DFM following tibial lengthening was first described as a cause of ankle valgus by Macnicol and Catto. [12] Park et al. reported that a DFM of 5 mm or more was associated with a risk of valgus talar tilting, because loss of the lateral malleolus functions resulted in increased pressure on the lateral tibial plafond that caused subsequent cartilage damage and possible subsidence of the plafond due to collapse of regenerated bone of poor quality or fibular nonunion. [2] Additionally, several soft tissue conditions including deltoid ligament insufficiency, posterior tibial tendon deficiency, an insufficient syndesmotic ligament complex, and a contracted gastrocnemius-soleus complex, are estimated to cause ankle valgus. [1] As our results showed fibular nonunion in 12 segments as well as DFM, but we did not find any cases of ankle valgus. We may have to determine that follow-ups should focus on functional evaluations of the ankle joint.

There are the following limitations in the present study. First, since the number of cases was small, statistical considerations were scarce. Secondly, the amount of lengthening in our series was relatively low compared to cases in previous studies that reported valgus deformity associated with PFM or DFM. [2],[3]


  Conclusions Top


We verified the proximal and distal fibular migration. PFM was not regarded as a definite cause of knee valgus, but we suggest that it is necessary to fix the tibiofibular joint by transfixing wire and/or cannulated screws both at the proximal and distal fibula to minimize PFM and DFM. For the precautions to avoid various complication related fibula resection following tibial lengthening, it is deemed desirable to examine furthermore such as applicable length and site of fibula resection and fibula fixation method with assessments of many more cases.

Financial support and sponsorship

Nil.

Conflicts of interest

There are no conflicts of interest.

 
  References Top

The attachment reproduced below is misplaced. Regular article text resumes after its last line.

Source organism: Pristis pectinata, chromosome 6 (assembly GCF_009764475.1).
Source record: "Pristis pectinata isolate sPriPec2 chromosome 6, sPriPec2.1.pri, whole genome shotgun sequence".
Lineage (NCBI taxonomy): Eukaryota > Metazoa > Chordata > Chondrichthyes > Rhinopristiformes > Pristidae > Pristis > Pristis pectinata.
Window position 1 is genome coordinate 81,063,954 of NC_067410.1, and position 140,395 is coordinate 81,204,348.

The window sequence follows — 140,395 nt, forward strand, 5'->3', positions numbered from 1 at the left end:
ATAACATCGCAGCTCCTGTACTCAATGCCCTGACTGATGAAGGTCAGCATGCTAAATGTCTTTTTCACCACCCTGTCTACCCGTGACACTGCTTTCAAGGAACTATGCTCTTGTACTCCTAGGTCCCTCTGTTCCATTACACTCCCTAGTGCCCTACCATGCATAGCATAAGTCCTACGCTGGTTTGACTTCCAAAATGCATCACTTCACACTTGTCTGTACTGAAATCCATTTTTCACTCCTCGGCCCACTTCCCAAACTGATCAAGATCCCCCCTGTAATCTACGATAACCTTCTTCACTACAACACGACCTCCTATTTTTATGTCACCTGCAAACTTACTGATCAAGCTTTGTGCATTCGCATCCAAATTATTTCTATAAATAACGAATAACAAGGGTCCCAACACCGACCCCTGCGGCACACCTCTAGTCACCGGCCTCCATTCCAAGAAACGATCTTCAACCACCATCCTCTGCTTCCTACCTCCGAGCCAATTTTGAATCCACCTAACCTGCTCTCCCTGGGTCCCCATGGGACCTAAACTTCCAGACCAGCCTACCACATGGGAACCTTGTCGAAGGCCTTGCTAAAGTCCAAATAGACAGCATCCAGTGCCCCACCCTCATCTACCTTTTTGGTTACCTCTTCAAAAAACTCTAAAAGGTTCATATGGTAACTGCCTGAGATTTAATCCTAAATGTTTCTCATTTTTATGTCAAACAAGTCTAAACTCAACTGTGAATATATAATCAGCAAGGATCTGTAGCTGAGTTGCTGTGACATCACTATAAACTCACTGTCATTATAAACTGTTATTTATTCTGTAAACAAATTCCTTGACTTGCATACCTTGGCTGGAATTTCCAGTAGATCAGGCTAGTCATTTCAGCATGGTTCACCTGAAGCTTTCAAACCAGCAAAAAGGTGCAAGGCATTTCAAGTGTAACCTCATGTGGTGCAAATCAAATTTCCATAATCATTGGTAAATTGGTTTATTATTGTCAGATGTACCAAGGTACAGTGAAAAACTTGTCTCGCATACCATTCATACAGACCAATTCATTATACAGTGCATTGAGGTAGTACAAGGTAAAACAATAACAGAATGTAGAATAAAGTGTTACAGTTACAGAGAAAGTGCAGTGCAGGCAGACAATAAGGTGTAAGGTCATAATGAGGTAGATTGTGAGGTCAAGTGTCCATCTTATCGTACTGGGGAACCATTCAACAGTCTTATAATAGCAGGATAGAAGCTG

1.
Gibson V, Prieskorn D. The valgus ankle. Foot Ankle Clin 2007;12:15-27.  Back to cited text no. 1
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2.
Park HW, Kim HW, Kwak YH, Roh JY, Lee JJ, Lee KS. Ankle valgus deformity secondary to proximal migration of the fibula in tibial lengthening with use of the Ilizarov external fixator. J Bone Joint Surg Am 2011;93:294-302.  Back to cited text no. 2
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3.
Kim SJ, Agashe MV, Song SH, Song HR. Fibula-related complications during bilateral tibial lengthening: 60 patients followed for mean 5 years. Acta Orthop 2012;83:271-5.  Back to cited text no. 3
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4.
Paley D. Normal lower limb alignment and joint orientation. In: Kelly D, editor. Principles of Deformity Correction. 1 st ed. New York: Springer-Verlag Berlin Heidelberg; 2002. p. 8-10.  Back to cited text no. 4
    
5.
Snearly WN, Peterson HA. Management of ankle deformities in multiple hereditary osteochondromata. J Pediatr Orthop 1989;9:427-32.  Back to cited text no. 5
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6.
Vargas Barreto B, Caton J, Merabet Z, Panisset JC, Pracros JP. Complications of Ilizarov leg lengthening: A comparative study between patients with leg length discrepancy and short stature. Int Orthop 2007;31:587-91.  Back to cited text no. 6
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7.
Saleh M, Bashir HM, Farhan MJ, McAndrew AR, Street R. Tibial lengthening: Does the fibula migrate? J Pediatr Orthop B 2002;11:302-6.  Back to cited text no. 7
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8.
Aldegheri R. Distraction osteogenesis for tibial lengthening (letter). J Bone Joint Surg Am 2000;82:1195.  Back to cited text no. 8
    
9.
Matsubara H, Tsuchiya H, Sakurakichi K, Watanabe K, Tomita K. Deformity correction and lengthening of lower legs with an external fixator. Int Orthop 2006;30:550-4.  Back to cited text no. 9
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10.
Manner HM, Huebl M, Radler C, Ganger R, Petje G, Grill F. Accuracy of complex lower-limb deformity correction with external fixation: A comparison of the Taylor Spatial Frame with the Ilizarov ring fixator. J Child Orthop 2007;1:55-61.  Back to cited text no. 10
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11.
Hatzokos I, Drakou A, Christodoulou A, Terzidis I, Pournaras J. Inferior subluxation of the fibular head following tibial lengthening with a unilateral external fixator. J Bone Joint Surg Am 2004;86:1491-6.  Back to cited text no. 11
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12.
Macnicol MF, Catto AM. Twenty-year review of tibial lengthening for poliomyelitis. J Bone Joint Surg Br 1982;64:607-11.  Back to cited text no. 12
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    Figures